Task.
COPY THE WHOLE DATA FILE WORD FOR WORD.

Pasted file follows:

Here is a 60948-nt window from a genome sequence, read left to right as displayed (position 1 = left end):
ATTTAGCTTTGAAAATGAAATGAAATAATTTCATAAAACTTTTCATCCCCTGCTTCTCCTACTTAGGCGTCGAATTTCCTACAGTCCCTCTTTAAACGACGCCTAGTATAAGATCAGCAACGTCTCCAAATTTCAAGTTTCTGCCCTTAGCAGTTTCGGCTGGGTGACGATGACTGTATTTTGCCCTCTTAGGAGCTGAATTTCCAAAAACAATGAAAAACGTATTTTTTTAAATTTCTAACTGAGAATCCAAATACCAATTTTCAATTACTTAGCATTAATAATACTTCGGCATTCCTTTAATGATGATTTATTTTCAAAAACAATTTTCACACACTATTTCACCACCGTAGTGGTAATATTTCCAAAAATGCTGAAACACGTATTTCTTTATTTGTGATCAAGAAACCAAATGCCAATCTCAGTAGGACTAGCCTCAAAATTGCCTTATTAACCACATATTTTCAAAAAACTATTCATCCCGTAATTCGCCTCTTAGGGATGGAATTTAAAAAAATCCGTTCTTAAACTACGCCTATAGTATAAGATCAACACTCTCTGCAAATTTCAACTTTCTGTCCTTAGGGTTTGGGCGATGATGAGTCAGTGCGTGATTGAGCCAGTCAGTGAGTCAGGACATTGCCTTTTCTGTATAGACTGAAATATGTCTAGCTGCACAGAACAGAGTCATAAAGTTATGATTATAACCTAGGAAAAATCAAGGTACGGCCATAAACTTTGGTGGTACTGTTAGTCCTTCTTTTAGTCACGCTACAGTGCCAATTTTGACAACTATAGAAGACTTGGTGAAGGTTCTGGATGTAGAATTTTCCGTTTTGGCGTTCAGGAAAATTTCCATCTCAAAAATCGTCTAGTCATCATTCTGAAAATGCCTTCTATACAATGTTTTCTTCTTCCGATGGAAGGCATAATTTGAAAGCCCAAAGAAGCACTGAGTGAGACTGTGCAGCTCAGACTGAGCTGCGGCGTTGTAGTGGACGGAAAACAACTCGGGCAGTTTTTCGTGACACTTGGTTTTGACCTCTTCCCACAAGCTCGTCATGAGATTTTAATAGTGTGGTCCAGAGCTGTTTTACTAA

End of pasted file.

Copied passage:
Here is a 60948-nt window from a genome sequence, read left to right as displayed (position 1 = left end):
ATTTAGCTTTGAAAATGAAATGAAATAATTTCATAAAACTTTTCATCCCCTGCTTCTCCTACTTAGGCGTCGAATTTCCTACAGTCCCTCTTTAAACGACGCCTAGTATAAGATCAGCAACGTCTCCAAATTTCAAGTTTCTGCCCTTAGCAGTTTCGGCTGGGTGACGATGACTGTATTTTGCCCTCTTAGGAGCTGAATTTCCAAAAACAATGAAAAACGTATTTTTTTAAATTTCTAACTGAGAATCCAAATACCAATTTTCAATTACTTAGCATTAATAATACTTCGGCATTCCTTTAATGATGATTTATTTTCAAAAACAATTTTCACACACTATTTCACCACCGTAGTGGTAATATTTCCAAAAATGCTGAAACACGTATTTCTTTATTTGTGATCAAGAAACCAAATGCCAATCTCAGTAGGACTAGCCTCAAAATTGCCTTATTAACCACATATTTTCAAAAAACTATTCATCCCGTAATTCGCCTCTTAGGGATGGAATTTAAAAAAATCCGTTCTTAAACTACGCCTATAGTATAAGATCAACACTCTCTGCAAATTTCAACTTTCTGTCCTTAGGGTTTGGGCGATGATGAGTCAGTGCGTGATTGAGCCAGTCAGTGAGTCAGGACATTGCCTTTTCTGTATAGACTGAAATATGTCTAGCTGCACAGAACAGAGTCATAAAGTTATGATTATAACCTAGGAAAAATCAAGGTACGGCCATAAACTTTGGTGGTACTGTTAGTCCTTCTTTTAGTCACGCTACAGTGCCAATTTTGACAACTATAGAAGACTTGGTGAAGGTTCTGGATGTAGAATTTTCCGTTTTGGCGTTCAGGAAAATTTCCATCTCAAAAATCGTCTAGTCATCATTCTGAAAATGCCTTCTATACAATGTTTTCTTCTTCCGATGGAAGGCATAATTTGAAAGCCCAAAGAAGCACTGAGTGAGACTGTGCAGCTCAGACTGAGCTGCGGCGTTGTAGTGGACGGAAAACAACTCGGGCAGTTTTTCGTGACACTTGGTTTTGACCTCTTCCCACAAGCTCGTCATGAGATTTTAATAGTGTGGTCCAGAGCTGTTTTACTAA